This is usually referred to as felony malicious wounding and felony unlawful wounding. It is found under Virginia code 18.2-51. If an individual has a malicious intent that includes shooting, cutting or wounding any person leading to maiming, disfigure or killing, they will be convicted with class three (3) felony. According to the statute, the jail sentence is up to twenty (20) years in state prison. The mandatory minimum is up to five (5) years. The defendant will pay a fine not exceeding one hundred thousand dollars ($100,000). Additionally, if the act is not malicious and the intent is not proven, then the defendant will be guilty of a class 6 felony, and the punishment will be up to five (5) years in prison with up to two thousand five hundred dollars ($2500) in fines.
Assault on a Civil Officer on Duty
If an officer is performing their official duties and you attack them, it will result in a class six (6) felony conviction. Of which the minimum jail sentence of six (6) months is mandatory. If the case is serious, the crime is punished with up to five (5) years in state prison and fines of up to two thousand five hundred dollars ($2500). Assaulting or battery of a probation officer will be convicted as a class five (5) felony and the jail term is up to ten (10) years. If you disarmed the officer, the case will be classified as a class 1 misdemeanor. The sentence will, however, change if you took a gun or a stun gun from the said officer to a class six (6) felony.
The charge falls under Virginia code 18.2-57.2 and might be charged differently from simple assault. The lawful definition of assault and battery are broad and the charges are investigated by the police if the case had an actual injury, markings or a substantial emotional effect on the victim. If you are convicted of this crime, it will be considered as a class one (1) misdemeanor.
Threats Under Virginia Law
Threatening and Assault while Executing a Robbery
The mandatory minimum sentence is five years (5) in prison in the event you are proven guilty of battery, assault or threatening a victim during the act of robbery. These actions will be charged under the Virginia code 18.2-58 as a felony. It clarifies that if you put a person in fear of severe physical harm by presenting a firearm or any instrument, you will be punished by incarceration in a Virginia state penitentiary for more than five (5) years to life.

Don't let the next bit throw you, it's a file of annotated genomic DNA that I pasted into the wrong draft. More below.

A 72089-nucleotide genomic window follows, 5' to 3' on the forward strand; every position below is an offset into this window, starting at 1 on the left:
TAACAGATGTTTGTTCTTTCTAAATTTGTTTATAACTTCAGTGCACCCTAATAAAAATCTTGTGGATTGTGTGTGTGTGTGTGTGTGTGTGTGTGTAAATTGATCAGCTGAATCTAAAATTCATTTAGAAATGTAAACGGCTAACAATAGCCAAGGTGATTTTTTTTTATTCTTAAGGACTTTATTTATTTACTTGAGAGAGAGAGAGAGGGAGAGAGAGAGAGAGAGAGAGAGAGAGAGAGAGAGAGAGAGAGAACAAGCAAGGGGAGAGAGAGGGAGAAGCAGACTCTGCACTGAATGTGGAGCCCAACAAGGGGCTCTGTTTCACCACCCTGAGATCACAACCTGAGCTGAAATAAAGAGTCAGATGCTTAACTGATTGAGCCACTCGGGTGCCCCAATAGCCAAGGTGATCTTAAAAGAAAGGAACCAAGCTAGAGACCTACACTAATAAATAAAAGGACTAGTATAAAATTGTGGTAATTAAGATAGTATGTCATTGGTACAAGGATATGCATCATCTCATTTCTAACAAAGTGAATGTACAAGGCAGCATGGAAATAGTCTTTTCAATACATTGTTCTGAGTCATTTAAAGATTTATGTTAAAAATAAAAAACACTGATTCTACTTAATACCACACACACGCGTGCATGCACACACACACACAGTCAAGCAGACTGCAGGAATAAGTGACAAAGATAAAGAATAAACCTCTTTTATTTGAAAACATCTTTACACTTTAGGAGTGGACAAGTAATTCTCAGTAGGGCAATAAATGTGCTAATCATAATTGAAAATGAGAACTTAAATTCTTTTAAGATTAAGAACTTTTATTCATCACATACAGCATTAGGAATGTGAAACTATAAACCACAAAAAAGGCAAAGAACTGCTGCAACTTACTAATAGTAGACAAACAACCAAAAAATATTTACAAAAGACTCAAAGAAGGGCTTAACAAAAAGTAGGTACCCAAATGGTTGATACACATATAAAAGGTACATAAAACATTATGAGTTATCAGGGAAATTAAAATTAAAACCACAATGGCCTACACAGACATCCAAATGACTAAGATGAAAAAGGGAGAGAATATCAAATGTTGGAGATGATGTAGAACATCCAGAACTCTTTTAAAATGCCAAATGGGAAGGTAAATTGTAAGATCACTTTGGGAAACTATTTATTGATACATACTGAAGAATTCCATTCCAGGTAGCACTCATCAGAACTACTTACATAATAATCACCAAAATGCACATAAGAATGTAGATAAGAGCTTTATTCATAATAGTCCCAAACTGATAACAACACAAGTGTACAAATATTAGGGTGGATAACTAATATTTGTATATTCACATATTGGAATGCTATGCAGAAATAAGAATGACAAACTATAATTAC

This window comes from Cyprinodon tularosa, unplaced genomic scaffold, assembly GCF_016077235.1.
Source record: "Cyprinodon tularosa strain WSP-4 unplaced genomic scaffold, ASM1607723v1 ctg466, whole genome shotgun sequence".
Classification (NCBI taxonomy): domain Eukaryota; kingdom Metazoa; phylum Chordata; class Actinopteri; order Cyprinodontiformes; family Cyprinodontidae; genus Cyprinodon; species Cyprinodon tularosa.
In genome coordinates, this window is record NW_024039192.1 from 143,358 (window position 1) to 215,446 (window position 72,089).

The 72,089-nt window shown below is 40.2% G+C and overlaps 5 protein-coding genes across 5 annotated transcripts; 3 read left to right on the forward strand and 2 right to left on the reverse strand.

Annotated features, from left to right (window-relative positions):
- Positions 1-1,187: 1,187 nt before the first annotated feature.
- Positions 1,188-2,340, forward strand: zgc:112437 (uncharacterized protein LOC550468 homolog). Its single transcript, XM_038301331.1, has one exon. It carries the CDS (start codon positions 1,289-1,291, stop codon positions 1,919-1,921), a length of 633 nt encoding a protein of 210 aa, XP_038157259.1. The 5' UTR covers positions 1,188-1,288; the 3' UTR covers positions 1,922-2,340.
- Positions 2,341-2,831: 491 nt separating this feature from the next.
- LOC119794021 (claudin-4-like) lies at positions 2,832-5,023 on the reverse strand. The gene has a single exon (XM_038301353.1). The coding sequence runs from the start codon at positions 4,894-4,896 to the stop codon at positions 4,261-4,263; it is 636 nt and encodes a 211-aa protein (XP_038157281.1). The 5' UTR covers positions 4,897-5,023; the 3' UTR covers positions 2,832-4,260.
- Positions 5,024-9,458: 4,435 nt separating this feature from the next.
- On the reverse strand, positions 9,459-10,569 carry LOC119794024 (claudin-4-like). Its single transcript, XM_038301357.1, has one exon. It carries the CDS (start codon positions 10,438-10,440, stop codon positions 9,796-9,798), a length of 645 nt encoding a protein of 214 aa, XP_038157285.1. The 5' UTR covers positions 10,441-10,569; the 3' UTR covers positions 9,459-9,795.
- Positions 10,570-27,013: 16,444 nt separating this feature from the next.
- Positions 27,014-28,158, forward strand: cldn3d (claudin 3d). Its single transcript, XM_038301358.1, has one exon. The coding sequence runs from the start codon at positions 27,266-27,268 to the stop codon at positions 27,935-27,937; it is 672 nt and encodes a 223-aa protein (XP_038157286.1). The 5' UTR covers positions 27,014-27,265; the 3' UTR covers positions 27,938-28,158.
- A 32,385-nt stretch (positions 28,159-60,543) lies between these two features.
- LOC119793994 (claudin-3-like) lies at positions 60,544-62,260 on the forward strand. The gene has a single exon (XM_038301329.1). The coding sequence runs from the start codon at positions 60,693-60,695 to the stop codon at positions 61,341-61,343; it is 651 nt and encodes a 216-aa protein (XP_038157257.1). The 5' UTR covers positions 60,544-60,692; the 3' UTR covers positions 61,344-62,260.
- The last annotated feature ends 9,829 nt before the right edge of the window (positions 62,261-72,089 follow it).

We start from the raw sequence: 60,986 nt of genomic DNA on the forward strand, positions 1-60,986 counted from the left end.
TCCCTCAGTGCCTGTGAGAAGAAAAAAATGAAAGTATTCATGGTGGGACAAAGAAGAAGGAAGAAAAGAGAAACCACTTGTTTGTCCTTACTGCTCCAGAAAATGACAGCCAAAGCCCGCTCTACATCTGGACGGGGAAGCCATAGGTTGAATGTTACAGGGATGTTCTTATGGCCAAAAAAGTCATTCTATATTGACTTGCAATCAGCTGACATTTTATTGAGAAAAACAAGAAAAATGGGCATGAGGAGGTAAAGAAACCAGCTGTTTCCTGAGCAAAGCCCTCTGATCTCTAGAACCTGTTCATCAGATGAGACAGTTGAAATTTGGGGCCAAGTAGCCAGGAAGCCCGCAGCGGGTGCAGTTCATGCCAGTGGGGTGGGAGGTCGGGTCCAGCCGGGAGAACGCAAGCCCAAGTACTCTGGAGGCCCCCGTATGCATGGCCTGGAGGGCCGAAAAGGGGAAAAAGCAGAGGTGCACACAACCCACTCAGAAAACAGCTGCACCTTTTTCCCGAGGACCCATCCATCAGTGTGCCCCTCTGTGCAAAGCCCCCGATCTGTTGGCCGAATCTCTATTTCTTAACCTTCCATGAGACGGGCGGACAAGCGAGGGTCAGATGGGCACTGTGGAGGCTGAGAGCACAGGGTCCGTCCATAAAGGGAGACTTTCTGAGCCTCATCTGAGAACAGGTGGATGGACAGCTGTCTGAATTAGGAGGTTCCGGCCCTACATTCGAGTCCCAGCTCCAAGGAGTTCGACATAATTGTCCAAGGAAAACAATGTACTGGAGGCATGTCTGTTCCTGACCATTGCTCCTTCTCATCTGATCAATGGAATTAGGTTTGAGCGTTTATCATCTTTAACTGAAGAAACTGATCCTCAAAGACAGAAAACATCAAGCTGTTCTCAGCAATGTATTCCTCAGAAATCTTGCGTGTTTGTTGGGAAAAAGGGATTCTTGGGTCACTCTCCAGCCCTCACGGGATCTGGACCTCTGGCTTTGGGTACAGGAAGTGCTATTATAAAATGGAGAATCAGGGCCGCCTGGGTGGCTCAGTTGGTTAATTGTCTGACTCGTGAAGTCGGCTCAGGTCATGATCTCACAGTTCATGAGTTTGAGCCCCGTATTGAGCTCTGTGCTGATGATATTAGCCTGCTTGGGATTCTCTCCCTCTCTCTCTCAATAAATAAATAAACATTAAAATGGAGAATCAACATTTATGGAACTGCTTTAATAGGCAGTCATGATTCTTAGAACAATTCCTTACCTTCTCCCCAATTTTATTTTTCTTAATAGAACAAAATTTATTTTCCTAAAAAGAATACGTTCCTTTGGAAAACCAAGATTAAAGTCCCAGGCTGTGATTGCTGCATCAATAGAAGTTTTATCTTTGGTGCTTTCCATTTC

Threatening over the Telephone.
Under Virginia code 18.2-427, you will be found guilty if you used profane language, threats or indecent words over any public airwaves. The immoral acts include; intimidating, coercing or harassing. The case will fall under class 1 misdemeanor and the punishment will be exactly as assault and battery.
Threats in Writing or Email
When you are found guilty of using written threats in an email, this will be classified as class six (6) felony. You will be punished with up to five years (5) in the state prison if you threatened a member of your family. Moreover, if those threats place the same person under reasonable fear of either death or injury, you will be charged under the Virginia act (VA code 18.2-60). In addition, threatening an individual through writing is more serious than doing it in person.
Find a Virginia Criminal Attorney Specializing in Simple Assault Near Me
Involvement in a case concerned with simple assault could be quite uncomfortable if you are found guilty. The most important thing to note is that it could end up tarnishing a good reputation. In case you are charged for simple assault, it is better to seek out a criminal defense attorney who knows how to navigate a charge like this and will walk with you every step of the process. At the Virginia criminal attorney, we have practiced assault law in Northern Virginia for many years and have gotten the best results for our clients. This is the experience you need to defend your case. Don’t wait, call our Fairfax criminal lawyer today at 703-718-5533 for a free case evaluation.